China Unsolved: Death of a Courtesan - SupChina

China Unsolved: Death of a Courtesan

China Unsolved is a SupChina weekly series profiling China’s most notorious unsolved mysteries.

A bloody crime scene in Beijing, an apartment full of cash and cadres’ contact details: An orgy of evidence — with no solution in sight.

 

Images by Katie Morton

 

She was five foot-six, weighed just under seven stone, and was the reigning queen bee of Beijing’s most notorious nightclub.

Before its dramatic closure in 2010, the affairs of Tianshang Renjian (“Heaven on Earth”), or Passion Club, as it was trademarked, were among the best-known secrets in the capital. Every night, a line of black sedans would glide up to its discreet entrance and disgorge a procession of the capital’s eminent elite.

Inside, VIP guests would be taken to their table, reserved with a minimum spend of 10,000 yuan, to lavish far more on its various “flower girls” — the club’s trained companions, personal hostesses with “faces like angels and bodies like demons.” Like the perfumed concubines of the Forbidden City’s imperial harems, these women were apparently well-schooled in the erotic arts: several photographs, leaked in 2011, purport to show some of these “internal training” sessions.

With government officials ranking among Tianshang Renjian’s keenest clients — and hostesses costing 20,000 to 30,000 RMB ($3,100 to $4,700) for a single night — taxpayers were picking up some of the most extravagant tabs.

And no extravagance was greater than 26-year-old Liang Hailing 梁海玲, who enjoyed a reputation as Beijing’s “Number One Courtesan.” Liang had been working at Tianshang Renjian since she was just 17, and would have celebrated a full decade of decadence had she survived another year. But in November 2005, the legendary hostess, who could command 5,000 RMB ($780) for simply a single evening’s conversation, was found beaten and throttled to dead in her own apartment.

At the crime scene, investigators found that this young woman from modest means in Hebei province had somehow accumulated over 10 million yuan in assets, the Beijing News reported — around $1.5 million, an astonishingly admirable amount. According to one officer, police were “shocked that many phone numbers in Liang’s book belonged to high-ranking provincial officials.” The case was clearly as high profile as it was sensitive — though, in those pre-social media times, relatively simple for censors to keep a handle on.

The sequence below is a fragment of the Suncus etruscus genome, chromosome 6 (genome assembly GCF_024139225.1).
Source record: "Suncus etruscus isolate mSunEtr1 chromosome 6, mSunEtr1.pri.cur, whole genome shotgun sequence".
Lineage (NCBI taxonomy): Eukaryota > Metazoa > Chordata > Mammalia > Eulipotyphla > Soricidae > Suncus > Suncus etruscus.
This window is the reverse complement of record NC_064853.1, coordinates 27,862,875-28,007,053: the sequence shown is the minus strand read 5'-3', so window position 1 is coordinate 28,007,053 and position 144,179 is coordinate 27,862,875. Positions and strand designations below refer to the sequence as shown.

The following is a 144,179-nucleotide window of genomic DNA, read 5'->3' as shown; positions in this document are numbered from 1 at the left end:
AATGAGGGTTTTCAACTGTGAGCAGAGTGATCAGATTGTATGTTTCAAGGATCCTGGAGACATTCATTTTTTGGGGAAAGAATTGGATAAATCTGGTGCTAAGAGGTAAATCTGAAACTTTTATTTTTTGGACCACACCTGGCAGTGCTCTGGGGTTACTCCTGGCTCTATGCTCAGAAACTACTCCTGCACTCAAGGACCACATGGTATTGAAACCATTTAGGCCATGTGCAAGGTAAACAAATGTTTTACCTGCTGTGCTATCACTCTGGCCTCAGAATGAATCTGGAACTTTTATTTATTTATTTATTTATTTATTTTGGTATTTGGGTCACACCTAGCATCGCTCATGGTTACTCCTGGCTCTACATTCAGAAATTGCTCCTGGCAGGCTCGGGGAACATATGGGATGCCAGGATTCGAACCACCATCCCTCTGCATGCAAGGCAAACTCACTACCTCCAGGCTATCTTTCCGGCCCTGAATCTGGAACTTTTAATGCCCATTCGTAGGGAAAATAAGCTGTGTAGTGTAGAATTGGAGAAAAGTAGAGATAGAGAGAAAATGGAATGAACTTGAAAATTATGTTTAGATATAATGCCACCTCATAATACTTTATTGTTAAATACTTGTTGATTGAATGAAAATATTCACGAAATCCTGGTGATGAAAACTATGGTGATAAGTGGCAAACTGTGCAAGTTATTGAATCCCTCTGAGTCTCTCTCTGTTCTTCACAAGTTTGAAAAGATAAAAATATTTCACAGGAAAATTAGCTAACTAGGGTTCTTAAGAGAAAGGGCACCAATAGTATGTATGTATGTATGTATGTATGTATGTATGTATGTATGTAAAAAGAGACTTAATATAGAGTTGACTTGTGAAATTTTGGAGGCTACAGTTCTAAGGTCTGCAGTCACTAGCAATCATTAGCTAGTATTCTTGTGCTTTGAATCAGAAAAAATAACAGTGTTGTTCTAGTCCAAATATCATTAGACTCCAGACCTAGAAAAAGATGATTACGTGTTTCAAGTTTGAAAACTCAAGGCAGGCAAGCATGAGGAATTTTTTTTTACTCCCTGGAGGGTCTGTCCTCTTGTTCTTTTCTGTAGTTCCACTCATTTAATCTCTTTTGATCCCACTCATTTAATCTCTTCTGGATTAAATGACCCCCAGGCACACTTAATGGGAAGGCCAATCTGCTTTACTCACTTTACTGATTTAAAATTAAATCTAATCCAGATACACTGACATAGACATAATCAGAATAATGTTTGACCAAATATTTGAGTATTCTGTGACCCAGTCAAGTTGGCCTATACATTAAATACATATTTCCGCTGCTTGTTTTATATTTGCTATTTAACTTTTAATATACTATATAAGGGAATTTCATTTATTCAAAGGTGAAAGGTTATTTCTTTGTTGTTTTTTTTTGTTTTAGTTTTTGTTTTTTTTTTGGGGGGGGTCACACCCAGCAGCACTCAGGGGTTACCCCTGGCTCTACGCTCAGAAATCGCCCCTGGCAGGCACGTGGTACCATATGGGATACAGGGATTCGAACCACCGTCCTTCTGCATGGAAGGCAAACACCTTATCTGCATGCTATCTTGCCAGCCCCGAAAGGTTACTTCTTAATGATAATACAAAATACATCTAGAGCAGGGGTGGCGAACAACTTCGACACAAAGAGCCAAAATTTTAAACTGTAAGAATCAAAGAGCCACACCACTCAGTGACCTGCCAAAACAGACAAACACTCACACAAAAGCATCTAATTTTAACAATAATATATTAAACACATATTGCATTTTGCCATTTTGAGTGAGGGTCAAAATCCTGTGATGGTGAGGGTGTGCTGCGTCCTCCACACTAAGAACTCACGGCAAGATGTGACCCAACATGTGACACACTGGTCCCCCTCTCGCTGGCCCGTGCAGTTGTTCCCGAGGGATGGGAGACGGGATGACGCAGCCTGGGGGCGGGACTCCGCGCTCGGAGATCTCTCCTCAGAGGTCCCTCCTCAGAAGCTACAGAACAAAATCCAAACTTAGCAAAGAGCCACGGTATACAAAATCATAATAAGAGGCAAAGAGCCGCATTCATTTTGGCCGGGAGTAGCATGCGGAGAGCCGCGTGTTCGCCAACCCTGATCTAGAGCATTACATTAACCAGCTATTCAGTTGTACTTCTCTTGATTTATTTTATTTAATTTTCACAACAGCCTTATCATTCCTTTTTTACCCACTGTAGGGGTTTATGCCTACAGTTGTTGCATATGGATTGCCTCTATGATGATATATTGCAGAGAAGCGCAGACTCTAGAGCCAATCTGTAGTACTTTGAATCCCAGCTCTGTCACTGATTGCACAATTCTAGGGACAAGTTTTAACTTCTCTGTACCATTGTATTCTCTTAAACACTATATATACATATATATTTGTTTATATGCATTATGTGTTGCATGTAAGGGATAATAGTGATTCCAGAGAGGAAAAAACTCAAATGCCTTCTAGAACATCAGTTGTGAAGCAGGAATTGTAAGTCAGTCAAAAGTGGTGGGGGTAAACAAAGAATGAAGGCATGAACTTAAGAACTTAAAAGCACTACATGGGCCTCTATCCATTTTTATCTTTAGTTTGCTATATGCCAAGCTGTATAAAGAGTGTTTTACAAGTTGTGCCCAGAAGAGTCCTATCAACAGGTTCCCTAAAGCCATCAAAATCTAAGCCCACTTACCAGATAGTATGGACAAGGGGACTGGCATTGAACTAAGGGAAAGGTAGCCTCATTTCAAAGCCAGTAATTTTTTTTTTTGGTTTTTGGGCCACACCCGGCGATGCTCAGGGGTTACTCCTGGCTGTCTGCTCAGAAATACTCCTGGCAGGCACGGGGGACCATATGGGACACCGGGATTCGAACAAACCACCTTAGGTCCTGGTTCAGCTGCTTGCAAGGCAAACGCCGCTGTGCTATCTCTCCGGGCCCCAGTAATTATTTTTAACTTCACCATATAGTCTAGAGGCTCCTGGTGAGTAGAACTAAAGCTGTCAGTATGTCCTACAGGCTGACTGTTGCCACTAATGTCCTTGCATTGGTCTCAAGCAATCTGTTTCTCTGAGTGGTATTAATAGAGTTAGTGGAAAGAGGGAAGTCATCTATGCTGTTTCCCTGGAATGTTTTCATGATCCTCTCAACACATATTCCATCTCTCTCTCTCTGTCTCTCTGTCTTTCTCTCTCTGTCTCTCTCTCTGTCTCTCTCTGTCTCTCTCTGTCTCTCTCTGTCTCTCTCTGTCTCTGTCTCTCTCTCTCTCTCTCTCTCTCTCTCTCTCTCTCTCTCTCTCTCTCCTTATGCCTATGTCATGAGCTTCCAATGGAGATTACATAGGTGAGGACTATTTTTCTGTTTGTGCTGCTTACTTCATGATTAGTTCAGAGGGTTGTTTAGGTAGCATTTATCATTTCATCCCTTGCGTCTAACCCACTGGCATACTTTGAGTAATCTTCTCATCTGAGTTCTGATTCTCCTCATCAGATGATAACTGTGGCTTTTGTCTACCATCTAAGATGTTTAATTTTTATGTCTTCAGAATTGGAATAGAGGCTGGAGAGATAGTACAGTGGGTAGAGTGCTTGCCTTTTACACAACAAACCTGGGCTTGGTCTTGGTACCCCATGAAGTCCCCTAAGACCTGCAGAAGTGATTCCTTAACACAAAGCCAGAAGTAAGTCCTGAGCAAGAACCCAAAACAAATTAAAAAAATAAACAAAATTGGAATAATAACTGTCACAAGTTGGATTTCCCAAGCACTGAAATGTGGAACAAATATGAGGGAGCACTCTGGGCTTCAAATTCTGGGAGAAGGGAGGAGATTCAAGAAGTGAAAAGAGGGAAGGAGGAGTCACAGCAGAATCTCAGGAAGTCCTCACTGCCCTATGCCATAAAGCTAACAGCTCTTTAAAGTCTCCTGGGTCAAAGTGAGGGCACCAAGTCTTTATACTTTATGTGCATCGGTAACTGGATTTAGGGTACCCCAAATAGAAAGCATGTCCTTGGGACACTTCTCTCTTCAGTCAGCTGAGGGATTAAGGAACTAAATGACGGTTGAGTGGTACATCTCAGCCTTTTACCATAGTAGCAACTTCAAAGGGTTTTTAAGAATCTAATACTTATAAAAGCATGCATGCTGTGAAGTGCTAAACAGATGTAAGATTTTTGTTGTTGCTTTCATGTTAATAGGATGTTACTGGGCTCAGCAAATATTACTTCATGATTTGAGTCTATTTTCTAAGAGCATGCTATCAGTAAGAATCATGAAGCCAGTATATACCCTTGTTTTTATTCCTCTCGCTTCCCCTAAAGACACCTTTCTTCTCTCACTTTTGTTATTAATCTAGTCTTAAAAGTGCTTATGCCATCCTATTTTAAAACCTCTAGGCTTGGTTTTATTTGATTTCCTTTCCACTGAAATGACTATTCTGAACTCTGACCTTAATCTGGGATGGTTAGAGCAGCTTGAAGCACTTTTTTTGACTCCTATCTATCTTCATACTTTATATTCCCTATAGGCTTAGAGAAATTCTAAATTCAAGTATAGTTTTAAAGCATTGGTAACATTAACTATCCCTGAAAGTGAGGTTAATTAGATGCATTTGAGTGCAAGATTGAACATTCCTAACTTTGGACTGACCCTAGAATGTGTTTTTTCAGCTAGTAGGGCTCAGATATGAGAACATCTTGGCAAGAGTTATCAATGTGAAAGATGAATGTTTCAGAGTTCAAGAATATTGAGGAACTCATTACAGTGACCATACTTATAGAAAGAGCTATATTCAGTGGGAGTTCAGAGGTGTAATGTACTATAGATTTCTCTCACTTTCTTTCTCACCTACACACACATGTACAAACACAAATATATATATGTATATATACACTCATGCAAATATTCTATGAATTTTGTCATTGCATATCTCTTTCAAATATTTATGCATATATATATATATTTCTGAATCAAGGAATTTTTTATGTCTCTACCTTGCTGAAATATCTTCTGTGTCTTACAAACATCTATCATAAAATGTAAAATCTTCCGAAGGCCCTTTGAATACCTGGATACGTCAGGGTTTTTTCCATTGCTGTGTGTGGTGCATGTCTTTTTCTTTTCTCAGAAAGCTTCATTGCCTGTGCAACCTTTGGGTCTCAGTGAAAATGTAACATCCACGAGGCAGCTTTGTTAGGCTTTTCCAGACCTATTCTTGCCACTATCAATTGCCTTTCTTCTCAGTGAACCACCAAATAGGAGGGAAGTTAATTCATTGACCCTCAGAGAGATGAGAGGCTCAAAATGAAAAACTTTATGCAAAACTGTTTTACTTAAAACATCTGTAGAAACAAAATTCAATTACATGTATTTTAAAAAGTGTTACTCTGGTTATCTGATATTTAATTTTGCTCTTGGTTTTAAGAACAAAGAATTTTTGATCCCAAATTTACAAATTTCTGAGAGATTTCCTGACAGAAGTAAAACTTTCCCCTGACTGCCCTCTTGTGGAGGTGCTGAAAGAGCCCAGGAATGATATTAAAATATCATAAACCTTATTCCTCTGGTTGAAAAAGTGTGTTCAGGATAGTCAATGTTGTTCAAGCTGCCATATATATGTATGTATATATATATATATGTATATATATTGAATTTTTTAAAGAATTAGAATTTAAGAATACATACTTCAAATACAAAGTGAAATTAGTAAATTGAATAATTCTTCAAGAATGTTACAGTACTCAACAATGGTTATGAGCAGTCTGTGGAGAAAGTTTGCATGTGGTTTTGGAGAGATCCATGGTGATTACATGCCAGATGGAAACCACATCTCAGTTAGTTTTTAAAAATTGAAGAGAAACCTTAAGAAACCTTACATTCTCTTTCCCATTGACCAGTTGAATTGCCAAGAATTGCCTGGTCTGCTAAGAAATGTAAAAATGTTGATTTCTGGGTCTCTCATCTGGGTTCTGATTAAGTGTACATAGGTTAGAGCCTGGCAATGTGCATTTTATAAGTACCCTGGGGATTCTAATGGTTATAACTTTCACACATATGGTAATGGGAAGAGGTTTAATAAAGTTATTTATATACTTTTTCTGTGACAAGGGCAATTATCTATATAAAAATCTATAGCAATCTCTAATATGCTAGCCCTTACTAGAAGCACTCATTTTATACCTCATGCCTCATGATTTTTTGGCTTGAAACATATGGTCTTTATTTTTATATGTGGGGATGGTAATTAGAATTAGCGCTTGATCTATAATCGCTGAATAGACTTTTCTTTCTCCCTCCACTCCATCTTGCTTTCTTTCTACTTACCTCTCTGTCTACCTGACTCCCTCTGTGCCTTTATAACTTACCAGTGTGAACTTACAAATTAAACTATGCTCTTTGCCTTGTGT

That didn’t stop the scuttlebutt from spreading among Beijing’s chattering classes. Liang was almost as much a player as some of her clients; detectives had dozens of leads to work with, and just as many hazards. Several theories circulated, most involving the beautiful victim’s relationship with the many high rollers who frequented the club. Most suggested that Liang had been murdered by a corrupt cadre, or his accomplices, to prevent her revealing “state secrets.”

Some, though, said that Liang may have been preparing to leave her dangerous lifestyle, and her death was the result of an abortive attempt to dissuade her from that decision. Much was made of Liang’s net worth, along with the supposed existence of two younger lovers whom the hostess had supposedly been paying 20,000 yuan ($3,100) a month to “keep.” Had this pair conspired to murder Liang and steal her wealth? Investigators seemed to suspect so, but apparently found little evidence; the story could just as easily have been planted as a convenient distraction. Besides, a sizeable amount of cash (said to amount to several million yuan) was found at her flat: Why would any potential thief not ransack the place?

The case has drawn comparisons with the death of Marilyn Monroe, whose tragic overdose has long been linked to various supposed plots to silence the actress from revealing her relationship with the Kennedys, as well as the fate of famous PLA singer Tan Can.

After being linked to several powerful military men, Tan vanished from the public eye in 2011 during a wide-ranging corruption probe. Among other assets, Tan also owned a central Beijing apartment allegedly worth over 15 million RMB ($2.3 million — somewhat beyond her military pay), and there were widespread rumors that she had been executed or died in detention. Tan was, in fact, alive, but appeared drastically diminished by five years in prison when pictures of her circulated last year.

Five years after Liang’s own last dance, the “Passion Club” made an ignominious return to the headlines: It was raided by dozens of officers in 2010 in a bold political move by incoming Beijing security chief and career thug Fu Zhenghua 傅政华. (It appears to have paid off: Fu was appointed Minister of Justice at this year’s Politburo reshuffle.) Despite his trumpeted crackdown on crime, however, Fu did not publicly open the club’s most infamous and coldest case.

Today all that remains of the original Tianshang Renjian is a much-weathered billboard languishing on the side of the Second Ring Road beside a KTV joint — and a murder mystery, seemingly buried beneath an insurmountable weight of wealth and wickedness.

Archive | Previously: A Scientist Vanishes

Robert Foyle Hunwick

Robert Foyle Hunwick is a writer and media consultant in Beijing. His forthcoming book about vice and crime in modern China will be published by I.B. Tauris.

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